NAA/NMHC are continuing to encourage lawmakers to approve a permanent extension of the program, while addressing abuses and improving the efficiency of the investment process

Energy Efficiency Bill Important to Apartment Housing Industry 

Work on energy efficiency legislation has been a multi-year focus for NAA/NMHC and with the appointment of House conferees in May on an energy bill, we moved a step closer to passing an energy efficiently bill this year. The Senate planned to announce its conferees after the Memorial Day recess and then the House and Senate conferees will begin work trying to reconcile the two chambers’ energy bills.

The Senate-passed bill improves upon previous versions by including an important transparency provision that requires the Department of Energy (DOE) to solicit stakeholder input through a rulemaking process before establishing any energy efficiency building targets for local and state building codes. The bill also requires the DOE to develop voluntary, cost-sensitive residential and commercial building efficiency targets; and includes a direction for appraisers and lenders to consider the value of energy efficient design and operation when establishing property valuation. The bill includes best practices used by utilities to provide critical data to property owners for bench-marking building performance. And finally, it addresses the pending efficiency standard for residential gas-fired furnaces.

Included in the House energy efficiency bill is NAA/NMHC-supported language that requires any DOE-sponsored amendments to the current building energy code meet the test of a 10-year payback in terms of energy savings. This provision has drawn fire from environmental groups and a veto threat from the Obama Administration.

NAA/NMHC will continue to advocate for the economically practical, technologically feasible code standard that the House adopted as conferees begin their deliberations.

Reforming Section 8, ADA and NFIP

NAA/NMHC are working to push three bills over the finish line before Congress adjourns for the year. The individual bills would: streamline the Section 8 program, including the contract term, property inspections, tenant screening and funding stream; reform the National Flood Insurance Program (NFIP) and ensure that rates continue to be affordable for apartment owners; and provide business owners with the opportunity to cure an alleged Americans with Disabilities Act (ADA) deficiencies prior to the initiation of a lawsuit.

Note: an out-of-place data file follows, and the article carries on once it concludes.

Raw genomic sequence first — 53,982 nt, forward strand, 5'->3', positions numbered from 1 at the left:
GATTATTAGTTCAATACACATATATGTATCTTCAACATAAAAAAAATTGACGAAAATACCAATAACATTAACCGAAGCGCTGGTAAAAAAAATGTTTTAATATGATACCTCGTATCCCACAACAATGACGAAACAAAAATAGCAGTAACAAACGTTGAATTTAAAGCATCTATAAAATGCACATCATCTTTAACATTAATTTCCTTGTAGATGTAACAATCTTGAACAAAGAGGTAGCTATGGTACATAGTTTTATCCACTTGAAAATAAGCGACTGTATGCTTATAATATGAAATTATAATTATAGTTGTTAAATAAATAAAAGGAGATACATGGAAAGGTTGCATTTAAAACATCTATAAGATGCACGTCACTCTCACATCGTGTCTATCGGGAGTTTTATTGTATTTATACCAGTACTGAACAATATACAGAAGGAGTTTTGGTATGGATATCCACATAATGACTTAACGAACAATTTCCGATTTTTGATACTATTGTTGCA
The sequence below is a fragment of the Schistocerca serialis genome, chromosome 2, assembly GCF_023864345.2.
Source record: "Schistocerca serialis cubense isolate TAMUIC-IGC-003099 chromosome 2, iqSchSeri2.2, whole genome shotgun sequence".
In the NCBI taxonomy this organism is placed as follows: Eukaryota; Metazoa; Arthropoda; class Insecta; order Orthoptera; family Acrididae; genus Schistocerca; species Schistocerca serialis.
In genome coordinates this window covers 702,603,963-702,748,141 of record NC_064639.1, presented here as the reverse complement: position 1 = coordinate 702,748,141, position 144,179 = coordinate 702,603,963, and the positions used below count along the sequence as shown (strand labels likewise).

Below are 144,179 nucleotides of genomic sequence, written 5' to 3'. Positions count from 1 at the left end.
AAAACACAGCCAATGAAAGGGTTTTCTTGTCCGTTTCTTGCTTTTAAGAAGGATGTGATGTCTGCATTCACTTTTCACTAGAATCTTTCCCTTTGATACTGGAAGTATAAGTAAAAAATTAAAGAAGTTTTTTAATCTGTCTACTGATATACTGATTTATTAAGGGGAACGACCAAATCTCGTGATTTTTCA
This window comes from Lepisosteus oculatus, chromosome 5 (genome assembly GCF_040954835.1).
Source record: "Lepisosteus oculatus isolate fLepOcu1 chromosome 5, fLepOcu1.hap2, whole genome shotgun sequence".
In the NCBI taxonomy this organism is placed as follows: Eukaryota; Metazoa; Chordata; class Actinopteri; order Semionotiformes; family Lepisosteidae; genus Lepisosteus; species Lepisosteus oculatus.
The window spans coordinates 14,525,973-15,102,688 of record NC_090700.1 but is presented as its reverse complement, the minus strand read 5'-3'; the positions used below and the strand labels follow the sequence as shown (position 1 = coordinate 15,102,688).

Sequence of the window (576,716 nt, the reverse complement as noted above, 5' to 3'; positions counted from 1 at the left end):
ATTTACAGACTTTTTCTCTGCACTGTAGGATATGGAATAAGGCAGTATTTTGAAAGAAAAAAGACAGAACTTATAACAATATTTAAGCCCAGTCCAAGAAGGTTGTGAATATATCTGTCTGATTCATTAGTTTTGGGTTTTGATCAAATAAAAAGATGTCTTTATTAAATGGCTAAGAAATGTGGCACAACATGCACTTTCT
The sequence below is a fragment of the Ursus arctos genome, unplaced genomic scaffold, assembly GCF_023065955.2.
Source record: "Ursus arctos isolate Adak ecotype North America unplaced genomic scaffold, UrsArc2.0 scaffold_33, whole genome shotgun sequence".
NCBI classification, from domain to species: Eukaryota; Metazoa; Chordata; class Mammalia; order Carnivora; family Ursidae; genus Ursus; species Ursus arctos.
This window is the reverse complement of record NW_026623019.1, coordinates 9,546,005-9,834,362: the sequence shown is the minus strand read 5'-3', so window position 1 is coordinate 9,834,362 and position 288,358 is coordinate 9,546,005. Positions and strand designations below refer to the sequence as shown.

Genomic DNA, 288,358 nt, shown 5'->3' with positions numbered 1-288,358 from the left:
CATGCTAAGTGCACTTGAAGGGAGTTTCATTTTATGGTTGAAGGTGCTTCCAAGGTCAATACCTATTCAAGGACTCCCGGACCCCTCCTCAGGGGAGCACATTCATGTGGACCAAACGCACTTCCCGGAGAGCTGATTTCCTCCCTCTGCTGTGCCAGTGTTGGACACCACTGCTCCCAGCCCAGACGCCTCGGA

Both the Section 8 and NFIP bills have navigated an important first hurdle receiving strong bipartisan votes in the House. NAA/NMHC have now turned our focus on securing consideration and passage of these bills in the Senate.  

On May 19, the House held a hearing on the bipartisan “ADA Education and Reform Act of 2015,” which represents an important first step in moving the measure forward in this Congress. NAA/NMHC will continue to push for expedited enactment of this legislation prior to Congress’s adjournment.

House Speaker Paul Ryan (R-Wis.) is seeking to address poverty in America through a series of working groups, and housing policy is likely to be discussed when Ryan begins rolling out his policy proposals this month. Issues such as telecommunications, cybersecurity and fair housing are additional potential topics of discussion for Congress and opportunities for oversight with federal regulators.

Other apartment-related issues likely to draw attention from Capitol Hill in the short remaining time for this session include criminal justice reform and Federal Aviation Administration reauthorization.

Conventions and Election Day
 
The Republican National Convention will be held July 18-21 in Cleveland, Ohio, while the Democratic National Convention will take place July 25-28 in Philadelphia, Pa. Both will provide party leaders with an opportunity to communicate their priorities to the electorate as they enter the Election Day home stretch. 

NAA/NMHC will have a presence at the conventions, continuing to educate policymakers in both parties about the importance of the apartment housing industry.

Provided by NMHC as part of the NAA/NMHC Joint Legislative Program